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Early life stress has been associated with emotional dysregulations and altered architecture of limbic-prefrontal brain systems engaged in emotional processing. Serotonin regulates both, developmental and experience-dependent neuroplasticity in these circuits. Central serotonergic biosynthesis rates are regulated by Tryptophan hydroxylase 2 (TPH2) and transgenic animal models suggest that TPH2-gene associated differences in serotonergic signaling mediate the impact of aversive early life experiences on a phenotype characterized by anxious avoidance.
The present study employed an imaging genetics approach that capitalized on individual differences in a TPH2 polymorphism (703G/T; rs4570625) to determine whether differences in serotonergic signaling modulate the effects of early life stress on brain structure and function and punishment sensitivity in humans (n = 252).
Higher maltreatment exposure before the age of 16 was associated with increased gray matter volumes in a circuitry spanning thalamic-limbic-prefrontal regions and decreased intrinsic communication in limbic-prefrontal circuits selectively in TT carriers. In an independent replication sample, associations between higher early life stress and increased frontal volumes in TT carriers were confirmed. On the phenotype level, the genotype moderated the association between higher early life stress exposure and higher punishment sensitivity. In TT carriers, the association between higher early life stress exposure and punishment sensitivity was critically mediated by increased thalamic-limbic-prefrontal volumes.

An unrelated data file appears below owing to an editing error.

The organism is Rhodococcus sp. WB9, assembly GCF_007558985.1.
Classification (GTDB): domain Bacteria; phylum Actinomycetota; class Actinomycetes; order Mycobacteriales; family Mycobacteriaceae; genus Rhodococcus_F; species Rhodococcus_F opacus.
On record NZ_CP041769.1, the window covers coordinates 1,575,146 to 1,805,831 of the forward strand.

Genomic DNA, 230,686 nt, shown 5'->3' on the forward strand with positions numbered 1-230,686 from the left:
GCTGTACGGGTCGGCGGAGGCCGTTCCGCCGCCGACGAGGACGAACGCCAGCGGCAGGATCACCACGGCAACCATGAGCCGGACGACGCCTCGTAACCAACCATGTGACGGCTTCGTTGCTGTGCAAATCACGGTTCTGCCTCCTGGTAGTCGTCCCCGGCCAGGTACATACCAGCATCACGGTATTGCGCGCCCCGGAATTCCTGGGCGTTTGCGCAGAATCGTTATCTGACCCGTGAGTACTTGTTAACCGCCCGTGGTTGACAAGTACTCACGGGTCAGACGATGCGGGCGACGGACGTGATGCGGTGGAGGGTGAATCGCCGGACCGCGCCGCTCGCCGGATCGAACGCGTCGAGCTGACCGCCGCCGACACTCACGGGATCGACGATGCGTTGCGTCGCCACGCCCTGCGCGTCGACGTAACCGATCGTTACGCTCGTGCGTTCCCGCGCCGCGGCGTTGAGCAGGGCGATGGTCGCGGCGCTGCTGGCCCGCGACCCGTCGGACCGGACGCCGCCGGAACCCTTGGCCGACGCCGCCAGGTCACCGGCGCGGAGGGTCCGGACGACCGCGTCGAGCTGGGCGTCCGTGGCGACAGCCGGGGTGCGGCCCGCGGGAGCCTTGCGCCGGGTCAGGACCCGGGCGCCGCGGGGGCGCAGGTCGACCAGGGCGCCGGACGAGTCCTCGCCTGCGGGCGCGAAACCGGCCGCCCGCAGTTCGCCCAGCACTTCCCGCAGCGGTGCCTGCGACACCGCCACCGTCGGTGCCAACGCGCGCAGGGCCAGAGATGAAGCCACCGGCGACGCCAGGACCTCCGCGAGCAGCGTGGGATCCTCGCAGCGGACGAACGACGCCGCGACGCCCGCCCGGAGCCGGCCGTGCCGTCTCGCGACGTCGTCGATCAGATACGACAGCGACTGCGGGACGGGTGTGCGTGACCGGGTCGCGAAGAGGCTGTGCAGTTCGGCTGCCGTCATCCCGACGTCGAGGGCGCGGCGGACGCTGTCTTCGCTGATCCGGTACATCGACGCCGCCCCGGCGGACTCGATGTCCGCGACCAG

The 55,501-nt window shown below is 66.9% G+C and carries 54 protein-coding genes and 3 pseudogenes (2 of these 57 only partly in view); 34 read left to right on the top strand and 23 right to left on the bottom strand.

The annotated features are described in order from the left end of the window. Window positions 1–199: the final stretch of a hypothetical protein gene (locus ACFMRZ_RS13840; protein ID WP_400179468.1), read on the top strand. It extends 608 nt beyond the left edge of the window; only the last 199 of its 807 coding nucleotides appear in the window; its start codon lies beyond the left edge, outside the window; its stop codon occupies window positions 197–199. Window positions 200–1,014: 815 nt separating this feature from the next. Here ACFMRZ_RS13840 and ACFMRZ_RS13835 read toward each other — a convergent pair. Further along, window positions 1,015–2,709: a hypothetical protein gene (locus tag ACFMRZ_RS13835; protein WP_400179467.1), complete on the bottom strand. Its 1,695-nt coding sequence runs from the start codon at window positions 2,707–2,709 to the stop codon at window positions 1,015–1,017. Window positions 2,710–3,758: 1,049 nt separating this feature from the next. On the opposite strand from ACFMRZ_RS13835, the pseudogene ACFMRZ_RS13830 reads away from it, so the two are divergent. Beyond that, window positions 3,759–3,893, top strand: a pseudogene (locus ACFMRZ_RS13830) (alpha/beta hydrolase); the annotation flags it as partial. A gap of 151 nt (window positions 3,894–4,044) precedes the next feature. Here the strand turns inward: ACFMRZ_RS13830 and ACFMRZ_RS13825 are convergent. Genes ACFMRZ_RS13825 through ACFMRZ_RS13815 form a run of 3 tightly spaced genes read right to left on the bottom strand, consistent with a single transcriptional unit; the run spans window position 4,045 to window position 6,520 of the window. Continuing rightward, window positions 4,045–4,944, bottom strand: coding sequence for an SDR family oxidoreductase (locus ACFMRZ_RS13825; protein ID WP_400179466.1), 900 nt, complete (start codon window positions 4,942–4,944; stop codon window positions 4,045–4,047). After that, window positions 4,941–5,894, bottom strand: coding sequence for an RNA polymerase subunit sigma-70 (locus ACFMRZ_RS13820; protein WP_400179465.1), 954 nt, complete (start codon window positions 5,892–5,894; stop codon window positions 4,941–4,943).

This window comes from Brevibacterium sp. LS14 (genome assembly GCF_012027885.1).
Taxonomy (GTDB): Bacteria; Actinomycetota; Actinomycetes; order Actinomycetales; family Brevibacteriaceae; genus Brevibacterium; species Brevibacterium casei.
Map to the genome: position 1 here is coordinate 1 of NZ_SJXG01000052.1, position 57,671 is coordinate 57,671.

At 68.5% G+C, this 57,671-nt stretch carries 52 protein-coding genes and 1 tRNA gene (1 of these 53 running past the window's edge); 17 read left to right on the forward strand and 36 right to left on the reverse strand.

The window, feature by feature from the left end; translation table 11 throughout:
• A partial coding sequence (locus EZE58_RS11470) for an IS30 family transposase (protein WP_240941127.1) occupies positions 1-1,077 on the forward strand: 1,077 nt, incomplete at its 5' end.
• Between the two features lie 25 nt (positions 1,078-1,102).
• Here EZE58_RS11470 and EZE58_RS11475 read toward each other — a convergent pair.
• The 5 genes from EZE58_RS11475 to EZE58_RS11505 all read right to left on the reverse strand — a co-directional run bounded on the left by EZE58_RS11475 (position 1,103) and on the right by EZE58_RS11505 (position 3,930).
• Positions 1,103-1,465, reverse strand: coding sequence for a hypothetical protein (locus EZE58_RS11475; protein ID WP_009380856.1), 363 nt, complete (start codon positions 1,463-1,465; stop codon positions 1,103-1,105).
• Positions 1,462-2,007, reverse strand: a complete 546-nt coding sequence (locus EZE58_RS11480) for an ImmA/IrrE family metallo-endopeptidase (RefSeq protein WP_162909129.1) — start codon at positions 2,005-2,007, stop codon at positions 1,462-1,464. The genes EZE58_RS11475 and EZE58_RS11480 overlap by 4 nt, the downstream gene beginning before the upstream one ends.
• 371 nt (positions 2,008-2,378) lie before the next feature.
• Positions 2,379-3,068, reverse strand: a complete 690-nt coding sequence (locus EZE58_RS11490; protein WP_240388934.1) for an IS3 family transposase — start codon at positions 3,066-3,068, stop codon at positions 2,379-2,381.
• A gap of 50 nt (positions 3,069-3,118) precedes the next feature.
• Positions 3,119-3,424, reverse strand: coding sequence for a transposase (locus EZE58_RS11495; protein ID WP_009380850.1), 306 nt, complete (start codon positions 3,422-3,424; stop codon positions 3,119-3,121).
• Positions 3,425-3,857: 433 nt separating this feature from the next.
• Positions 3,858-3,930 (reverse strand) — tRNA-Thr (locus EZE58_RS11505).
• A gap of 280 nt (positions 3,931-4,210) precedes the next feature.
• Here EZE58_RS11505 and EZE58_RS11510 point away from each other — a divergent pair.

The present findings suggest that early life stress shapes the neural organization of the limbic-prefrontal circuits in interaction with individual variations in the TPH2 gene to promote a phenotype characterized by facilitated threat avoidance, thus promoting early adaptation to an adverse environment.
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